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HomeRC & PowerAircraftHelicopterEngines Plugs Mufflers Fuel › Help needed on firing up a TT39
05-30-2012 12:30 AM  6 years agoPost 41
ShuRugal

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Killeen, TX

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the carb on the TT 39 is extremely hard to get tuned just right. The high end is not too bad, but the low end is exceptionally sensitive to atmospheric conditions.

You probably have yours tuned too rich. The factory settings on this motor are almost too rich for break-in, much less regular flight.

First thing to do is to reset to factory, then start leaning things out. You will need to work with both screws at the same time, but start by adjusting the low-end screw via the pinch method: pinch the fuel line at the carb, if the engine takes more than 5-8 seconds to rev up and die, it is too rich. If it dies in less than 4-5 seconds, it is too lean.

Next you need to get the high-end set to where it will throttle up and down without spluttering out. When you throttle up, if it starts to skip and caugh, then dies, high-speed screw is too rich. If it dies with no warning, it is too lean.

after you perform these two steps, the heli should be making liftoff power. if not, adjust your throttle curves. Mine requires 50-60% throttle at ~5 degrees of pitch to hover in ground effect, but YMMV.

Once you have it hovering for a minute, check the backplate with your (bare) fingertip. you should be able to hold your finger on the backplate for 4-5 seconds before it becomes painful. If less, engine is too lean, if more, engine is too rich.

While performing the backplate test and making adjustments, you will also need to test the response of the engine to *closing* the throttle. To do this, get into a fast hover in idle-up, then hit throttle hold. The engine should immediately begin to drop in RPM, and should settle smoothly into an idle. If the engine wants to stay at full RPM for a second, or if it goes "zing-zing-zing" as it slows down, the high-end is too lean. If it revs down quickly, but then dies instead of going into idle, the low end is too lean.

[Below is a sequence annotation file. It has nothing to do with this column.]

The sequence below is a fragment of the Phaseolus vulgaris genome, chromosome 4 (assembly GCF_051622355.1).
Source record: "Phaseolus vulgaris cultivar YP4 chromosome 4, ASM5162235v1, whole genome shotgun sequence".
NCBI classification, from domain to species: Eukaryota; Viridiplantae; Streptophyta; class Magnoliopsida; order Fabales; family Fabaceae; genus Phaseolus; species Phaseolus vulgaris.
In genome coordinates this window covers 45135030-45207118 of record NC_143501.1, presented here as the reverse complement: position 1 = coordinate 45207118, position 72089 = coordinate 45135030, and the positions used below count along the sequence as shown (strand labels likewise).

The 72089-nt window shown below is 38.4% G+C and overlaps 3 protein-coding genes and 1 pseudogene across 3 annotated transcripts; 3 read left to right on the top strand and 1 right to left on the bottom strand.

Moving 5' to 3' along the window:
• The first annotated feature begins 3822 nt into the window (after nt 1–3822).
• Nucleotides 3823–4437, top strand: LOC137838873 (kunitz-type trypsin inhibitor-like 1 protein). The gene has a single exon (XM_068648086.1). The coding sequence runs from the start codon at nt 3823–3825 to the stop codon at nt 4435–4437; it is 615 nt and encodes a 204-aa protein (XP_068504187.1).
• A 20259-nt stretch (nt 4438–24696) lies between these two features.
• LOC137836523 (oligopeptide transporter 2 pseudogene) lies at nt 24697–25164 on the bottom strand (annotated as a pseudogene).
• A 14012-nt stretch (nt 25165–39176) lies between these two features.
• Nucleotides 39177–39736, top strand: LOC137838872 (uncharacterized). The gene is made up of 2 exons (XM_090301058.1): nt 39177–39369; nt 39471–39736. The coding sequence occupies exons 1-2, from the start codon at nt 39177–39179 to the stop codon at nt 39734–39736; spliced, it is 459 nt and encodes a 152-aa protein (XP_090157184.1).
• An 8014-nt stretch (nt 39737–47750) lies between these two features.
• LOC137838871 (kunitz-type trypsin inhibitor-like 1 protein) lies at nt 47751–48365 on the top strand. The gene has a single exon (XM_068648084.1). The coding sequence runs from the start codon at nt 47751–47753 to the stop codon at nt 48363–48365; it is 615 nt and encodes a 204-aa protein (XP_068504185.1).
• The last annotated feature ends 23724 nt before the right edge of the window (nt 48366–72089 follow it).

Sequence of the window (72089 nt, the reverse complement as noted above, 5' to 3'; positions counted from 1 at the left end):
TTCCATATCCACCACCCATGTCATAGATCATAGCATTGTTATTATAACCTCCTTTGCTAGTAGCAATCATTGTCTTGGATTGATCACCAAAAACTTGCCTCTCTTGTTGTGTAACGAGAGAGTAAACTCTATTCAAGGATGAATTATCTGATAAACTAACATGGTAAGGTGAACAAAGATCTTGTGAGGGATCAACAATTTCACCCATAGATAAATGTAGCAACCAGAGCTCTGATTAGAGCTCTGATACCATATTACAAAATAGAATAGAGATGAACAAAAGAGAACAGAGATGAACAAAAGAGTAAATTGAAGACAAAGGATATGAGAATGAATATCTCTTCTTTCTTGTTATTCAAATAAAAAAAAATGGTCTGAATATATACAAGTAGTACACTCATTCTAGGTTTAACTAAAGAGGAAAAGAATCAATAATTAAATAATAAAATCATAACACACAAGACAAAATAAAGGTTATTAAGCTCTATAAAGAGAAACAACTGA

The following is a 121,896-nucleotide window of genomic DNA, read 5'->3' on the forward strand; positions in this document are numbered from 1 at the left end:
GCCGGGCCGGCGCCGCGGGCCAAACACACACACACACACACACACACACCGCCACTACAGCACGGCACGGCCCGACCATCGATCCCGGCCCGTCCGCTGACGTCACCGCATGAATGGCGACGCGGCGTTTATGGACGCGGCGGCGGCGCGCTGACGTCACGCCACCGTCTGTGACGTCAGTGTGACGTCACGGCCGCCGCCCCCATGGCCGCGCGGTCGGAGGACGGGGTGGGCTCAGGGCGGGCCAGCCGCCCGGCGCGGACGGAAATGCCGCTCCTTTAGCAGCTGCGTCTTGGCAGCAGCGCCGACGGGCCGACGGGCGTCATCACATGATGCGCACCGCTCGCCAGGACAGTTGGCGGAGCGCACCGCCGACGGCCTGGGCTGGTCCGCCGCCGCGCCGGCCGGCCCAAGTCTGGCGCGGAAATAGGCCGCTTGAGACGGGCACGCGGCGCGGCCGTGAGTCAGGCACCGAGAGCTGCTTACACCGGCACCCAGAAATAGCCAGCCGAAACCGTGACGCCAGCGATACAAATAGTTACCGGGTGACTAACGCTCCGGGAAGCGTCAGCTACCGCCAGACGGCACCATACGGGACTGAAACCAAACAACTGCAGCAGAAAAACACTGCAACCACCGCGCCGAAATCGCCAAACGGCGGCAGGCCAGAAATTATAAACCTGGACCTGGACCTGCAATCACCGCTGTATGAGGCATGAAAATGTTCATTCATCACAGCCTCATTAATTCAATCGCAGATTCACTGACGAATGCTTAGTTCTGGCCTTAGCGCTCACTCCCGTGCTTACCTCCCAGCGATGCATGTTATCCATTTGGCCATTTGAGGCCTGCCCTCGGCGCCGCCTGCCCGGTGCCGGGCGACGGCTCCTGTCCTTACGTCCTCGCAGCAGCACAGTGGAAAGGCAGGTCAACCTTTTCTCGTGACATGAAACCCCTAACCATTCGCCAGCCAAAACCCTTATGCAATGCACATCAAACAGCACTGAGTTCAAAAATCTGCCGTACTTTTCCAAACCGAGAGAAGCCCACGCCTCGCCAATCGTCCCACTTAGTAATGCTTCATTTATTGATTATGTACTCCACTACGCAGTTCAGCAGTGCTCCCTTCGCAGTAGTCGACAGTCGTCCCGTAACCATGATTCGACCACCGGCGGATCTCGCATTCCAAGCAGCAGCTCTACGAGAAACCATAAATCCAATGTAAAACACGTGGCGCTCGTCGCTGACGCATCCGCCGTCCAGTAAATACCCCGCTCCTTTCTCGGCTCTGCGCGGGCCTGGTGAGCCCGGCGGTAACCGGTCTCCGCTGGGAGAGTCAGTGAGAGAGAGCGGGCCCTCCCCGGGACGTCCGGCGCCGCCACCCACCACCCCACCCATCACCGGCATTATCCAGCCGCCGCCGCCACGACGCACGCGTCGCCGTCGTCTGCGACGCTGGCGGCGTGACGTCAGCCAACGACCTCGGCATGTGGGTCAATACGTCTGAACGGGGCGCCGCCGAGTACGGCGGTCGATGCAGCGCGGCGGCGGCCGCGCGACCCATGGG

Once you have it in the ballpark, you will notice that both screws are very sensitive. 1/8 of a turn on the low-speed will take you from too rich to too lean (or vice versa) and any more than 1-2 clicks on the high speed may also reverse your problem.

Also, if you have ever hot-started it, or otherwise burned up a bunch of clutch material all at once, you will need to disassemble the motor, flush it out, flush the muffler, and change the glow plug. Any dust, be it clutch material or clutch bell, that gets on the filament will alter the temperature of the plug and cause trouble. If the motor sucks any dust in, it will collect in the muffler and get re-ingested into the cylinder on every stroke of the piston.

AMA 700159

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05-30-2012 12:04 PM  6 years agoPost 42
helijohn

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UK - Birmingham

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Keep me/us posted.

Grimracer
An update:
I installed the motor and set the carbie as you suggested. It fired and promptly cut. I went to try again and the starter locked up. Yes the fan assembly had come loose and I had used Loctite on the nut. So I have torn it down and reassembled using a high strength threadlock and will try again later.